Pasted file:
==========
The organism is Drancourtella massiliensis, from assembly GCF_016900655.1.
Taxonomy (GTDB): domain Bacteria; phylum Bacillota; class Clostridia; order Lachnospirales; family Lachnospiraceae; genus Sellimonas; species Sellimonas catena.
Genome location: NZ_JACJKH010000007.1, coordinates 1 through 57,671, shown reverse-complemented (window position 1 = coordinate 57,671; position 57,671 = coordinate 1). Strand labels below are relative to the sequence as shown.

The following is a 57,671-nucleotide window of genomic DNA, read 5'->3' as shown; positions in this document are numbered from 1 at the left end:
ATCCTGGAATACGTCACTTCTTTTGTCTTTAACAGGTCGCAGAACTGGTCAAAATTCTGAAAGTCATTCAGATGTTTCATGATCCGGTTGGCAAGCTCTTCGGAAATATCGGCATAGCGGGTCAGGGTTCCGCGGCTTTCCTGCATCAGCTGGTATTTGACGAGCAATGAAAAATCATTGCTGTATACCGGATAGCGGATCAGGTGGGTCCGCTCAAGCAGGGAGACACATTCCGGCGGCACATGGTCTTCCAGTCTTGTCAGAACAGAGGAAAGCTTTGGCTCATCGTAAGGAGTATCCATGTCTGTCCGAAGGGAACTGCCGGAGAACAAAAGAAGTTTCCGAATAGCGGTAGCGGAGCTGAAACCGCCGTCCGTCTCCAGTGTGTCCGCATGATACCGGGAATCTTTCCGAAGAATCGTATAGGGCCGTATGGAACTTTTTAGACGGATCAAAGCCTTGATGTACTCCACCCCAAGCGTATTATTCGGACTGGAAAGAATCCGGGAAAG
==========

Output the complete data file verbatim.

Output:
The organism is Drancourtella massiliensis, from assembly GCF_016900655.1.
Taxonomy (GTDB): domain Bacteria; phylum Bacillota; class Clostridia; order Lachnospirales; family Lachnospiraceae; genus Sellimonas; species Sellimonas catena.
Genome location: NZ_JACJKH010000007.1, coordinates 1 through 57,671, shown reverse-complemented (window position 1 = coordinate 57,671; position 57,671 = coordinate 1). Strand labels below are relative to the sequence as shown.

The following is a 57,671-nucleotide window of genomic DNA, read 5'->3' as shown; positions in this document are numbered from 1 at the left end:
ATCCTGGAATACGTCACTTCTTTTGTCTTTAACAGGTCGCAGAACTGGTCAAAATTCTGAAAGTCATTCAGATGTTTCATGATCCGGTTGGCAAGCTCTTCGGAAATATCGGCATAGCGGGTCAGGGTTCCGCGGCTTTCCTGCATCAGCTGGTATTTGACGAGCAATGAAAAATCATTGCTGTATACCGGATAGCGGATCAGGTGGGTCCGCTCAAGCAGGGAGACACATTCCGGCGGCACATGGTCTTCCAGTCTTGTCAGAACAGAGGAAAGCTTTGGCTCATCGTAAGGAGTATCCATGTCTGTCCGAAGGGAACTGCCGGAGAACAAAAGAAGTTTCCGAATAGCGGTAGCGGAGCTGAAACCGCCGTCCGTCTCCAGTGTGTCCGCATGATACCGGGAATCTTTCCGAAGAATCGTATAGGGCCGTATGGAACTTTTTAGACGGATCAAAGCCTTGATGTACTCCACCCCAAGCGTATTATTCGGACTGGAAAGAATCCGGGAAAG